SPOILER ALERT: If you haven’t watched last night’s Big Love, watch out for that Holy Spirit sucker punch.
HBO photo: Lacey Terrell
Last week we watched Bill take off his ring with Ana in the diner and wondered: was it love or was it lust? Turns out it was love–just on a different person’s part. Ginnifer Goodwin got a showcase last night, as Margene found herself growing more and more smitten with Bill’s Serbian prospective fourth wife, only to have her heart broken when things didn’t work out. (Or, that is, didn’t work out for Bill.)
It was another example of how Big Love continues to confound our knee-jerk expectations of what the dynamics must be like in a plural marriage–some of those expectations, to be fair, set up by the early episodes of the show. The pilot and the early part of the first season focused much more on competition among wives: the calendars, the sharing, the power relations between the Boss Lady and the second and third wives. But the show seemed to realize that it didn’t have much future as a series without showing why three very different women would want to be in a multiple marriage, as well as sometimes chafe against it, and that has made Big Love a richer show.
The irony is that, as Bill contemplates popping the fourth question to Ana, he and his poly-hubby buddies assume that Margene would be threatened by a new wife–the same assumption that, I’m betting, most monogamous viewers of the show would make. “Remind her that earthly increase is the due of every righteous man,” suggests Don Embry. Yeah. That’ll do it.
In fact, as this plot played out, it showed what a nuanced view of the marriage the show has developed. On the one hand, we see that Margene, for all her insecurities, genuinely embraces polygamy; meeting Ana, she not only falls in sister-love with her, but falls back in love with Barb and Nicki, convinced that Ana will only make the family stronger. (“She’ll love Barb! She’ll grow to love Nicki!”) But she wants Ana for herself–not just for Bill–and even naive, guileless Margene pushes back against the patriarchical assumptions of the setup, asking why she shouldn’t be involved in choosing a new wife, too.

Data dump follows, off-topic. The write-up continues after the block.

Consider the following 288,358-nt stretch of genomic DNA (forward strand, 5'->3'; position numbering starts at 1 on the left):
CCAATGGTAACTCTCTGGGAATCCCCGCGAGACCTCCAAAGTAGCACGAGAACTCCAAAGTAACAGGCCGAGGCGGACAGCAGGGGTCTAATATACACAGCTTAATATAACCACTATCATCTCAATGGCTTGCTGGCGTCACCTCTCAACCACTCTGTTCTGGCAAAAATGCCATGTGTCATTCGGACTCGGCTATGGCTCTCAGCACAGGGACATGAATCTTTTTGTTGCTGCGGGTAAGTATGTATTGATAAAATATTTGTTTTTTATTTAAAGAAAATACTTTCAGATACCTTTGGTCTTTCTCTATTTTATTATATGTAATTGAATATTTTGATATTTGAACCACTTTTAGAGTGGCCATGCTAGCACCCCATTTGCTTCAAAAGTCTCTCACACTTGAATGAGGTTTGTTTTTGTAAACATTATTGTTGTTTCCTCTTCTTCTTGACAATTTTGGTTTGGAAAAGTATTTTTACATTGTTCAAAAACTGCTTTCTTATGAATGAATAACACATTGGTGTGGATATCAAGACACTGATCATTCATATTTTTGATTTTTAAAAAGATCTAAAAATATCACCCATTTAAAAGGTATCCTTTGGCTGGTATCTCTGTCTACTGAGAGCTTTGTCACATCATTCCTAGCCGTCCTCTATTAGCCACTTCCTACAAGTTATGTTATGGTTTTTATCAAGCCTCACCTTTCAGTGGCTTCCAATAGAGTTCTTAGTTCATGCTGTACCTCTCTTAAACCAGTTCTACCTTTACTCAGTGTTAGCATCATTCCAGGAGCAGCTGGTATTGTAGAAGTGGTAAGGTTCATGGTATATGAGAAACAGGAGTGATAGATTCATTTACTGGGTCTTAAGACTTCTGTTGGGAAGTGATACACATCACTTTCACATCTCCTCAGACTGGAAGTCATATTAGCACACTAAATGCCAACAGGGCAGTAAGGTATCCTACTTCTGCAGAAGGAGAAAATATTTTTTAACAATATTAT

All of which explains why it surprises me that it surprises so many other people that Big Love is popular among women. Bill may have three wives, but there are four spouses in this marriage, and he’s outnumbered.
In the meantime, I’ll be curious to see what happens with the newly surfaced Greene family, who threaten to make Roman’s clan seem wholesome. (Bill’s video poker adventure, it turns out, nearly came back to brand him in the ass, literally.) And I’m looking forward to getting back to the compound next week. Other favorite beats from this episode:
* Nicki’s response to Barb’s attempt to make peace in the diner: “It’s like talking to a fortune cookie.” No one does contemptuous like Chloe Sevigny.
* Likewise enjoyed Nicki’s clumsily attempt to trick Rhonda away from Heather’s house. (Nicki manages to take over even episodes where she’s on the margins.) “We want to tell your story too. But television. Bill owns a TV station.”
* Love that Ben takes the car out for his first solo drive to sneak out, not to his girlfriend, but to a bishop, to confess to nailing his girlfriend. Double-love the handful of pamphlets the bishop gives him, including “Satan’s Thrust.” I call dibs on that as a band name.